Abbott’s ‘foreign interference’ fiasco a chilling message

Having heard successive Australian governments insist for almost twenty years that “If you have nothing to hide, you have nothing to fear” from their increasingly totalitarian “national security” laws, it’s tempting to laugh at the news that former Liberal Prime Minister Tony Abbott had fallen afoul of the Foreign Influence Transparency Scheme (FITS) his own party introduced in 2018. But in truth, it is no laughing matter. The pursuit of Abbott over a speech to a conference convened by a conservative American political group may be the result of even-handed enforcement of a bad law, but is more likely intended as a message to the foreign-policy dissidents who have always been the scheme’s real targets. Either way, it vindicates the warnings of the Citizens Electoral Council and many others that the FITS is an unacceptable affront to the freedom of speech and association that are supposed to be cornerstones of our so-called democracy.

The Liberal government proposed the FITS in late 2017, to “introduce registration obligations for persons and entities who have certain arrangements with, or undertake certain activities on behalf of, foreign principals”.1 The latter term encompasses any foreign government, public enterprise, political organisation, business or individual, while not just lobbying but all political communications count as “registerable activities”. Numerous legal experts, along with churches, charities and other international organisations, warned at the time that this catch-all wording would allow the government to define “foreign interference” as it sees fit. (The Catholic Church, for example, obtained legal advice that its members could in theory be jailed for speaking to an MP without first registering as agents of the Vatican!) In other words, the FITS was designed from the outset to have a “chilling effect” on political dissent in general.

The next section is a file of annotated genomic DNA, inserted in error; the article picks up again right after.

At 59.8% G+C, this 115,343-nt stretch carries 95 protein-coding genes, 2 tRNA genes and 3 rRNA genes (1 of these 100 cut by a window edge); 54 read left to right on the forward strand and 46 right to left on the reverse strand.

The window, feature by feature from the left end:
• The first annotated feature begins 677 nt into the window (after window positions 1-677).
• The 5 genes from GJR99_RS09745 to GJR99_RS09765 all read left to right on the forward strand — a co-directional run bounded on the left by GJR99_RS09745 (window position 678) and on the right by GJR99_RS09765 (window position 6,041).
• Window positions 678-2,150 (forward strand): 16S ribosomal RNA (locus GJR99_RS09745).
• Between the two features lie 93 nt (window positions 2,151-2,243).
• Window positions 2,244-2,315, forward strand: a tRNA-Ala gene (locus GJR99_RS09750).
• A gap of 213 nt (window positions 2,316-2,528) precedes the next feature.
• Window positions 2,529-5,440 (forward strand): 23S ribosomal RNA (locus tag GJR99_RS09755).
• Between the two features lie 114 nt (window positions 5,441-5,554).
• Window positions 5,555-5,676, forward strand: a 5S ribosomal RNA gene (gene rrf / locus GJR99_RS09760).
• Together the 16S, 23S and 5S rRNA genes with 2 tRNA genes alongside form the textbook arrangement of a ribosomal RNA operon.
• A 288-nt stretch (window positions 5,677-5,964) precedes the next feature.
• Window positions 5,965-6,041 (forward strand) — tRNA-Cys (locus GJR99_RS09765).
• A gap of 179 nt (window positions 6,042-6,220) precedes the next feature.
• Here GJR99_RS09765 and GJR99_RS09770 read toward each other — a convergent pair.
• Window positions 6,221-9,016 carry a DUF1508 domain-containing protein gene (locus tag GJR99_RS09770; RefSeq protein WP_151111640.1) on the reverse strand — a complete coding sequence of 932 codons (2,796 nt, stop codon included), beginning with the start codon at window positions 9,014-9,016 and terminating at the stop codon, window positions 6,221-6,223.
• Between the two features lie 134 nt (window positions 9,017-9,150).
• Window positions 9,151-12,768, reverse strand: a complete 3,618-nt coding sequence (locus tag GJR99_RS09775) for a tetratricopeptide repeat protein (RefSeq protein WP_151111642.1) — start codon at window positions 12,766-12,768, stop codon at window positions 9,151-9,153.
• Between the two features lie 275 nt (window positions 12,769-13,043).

Pro-Liberal pundits and media, exemplified by the Australian newspaper, ridiculed such concerns, accepting at face value the government’s assurances that such was not the “intent” of the scheme. Thus the outrage with which that same paper reported 2 November that Abbott “has been asked to register as an agent of foreign influence … for addressing the Conservative Political Action Conference in August … [while] the event’s Australian organiser, Andrew Cooper, whose small not-for-profit organisation LibertyWorks co-hosted CPAC in Sydney with the American Conservative Union (ACU), was ordered to hand over documents and threatened with jail time.”

Bureaucracy run amok?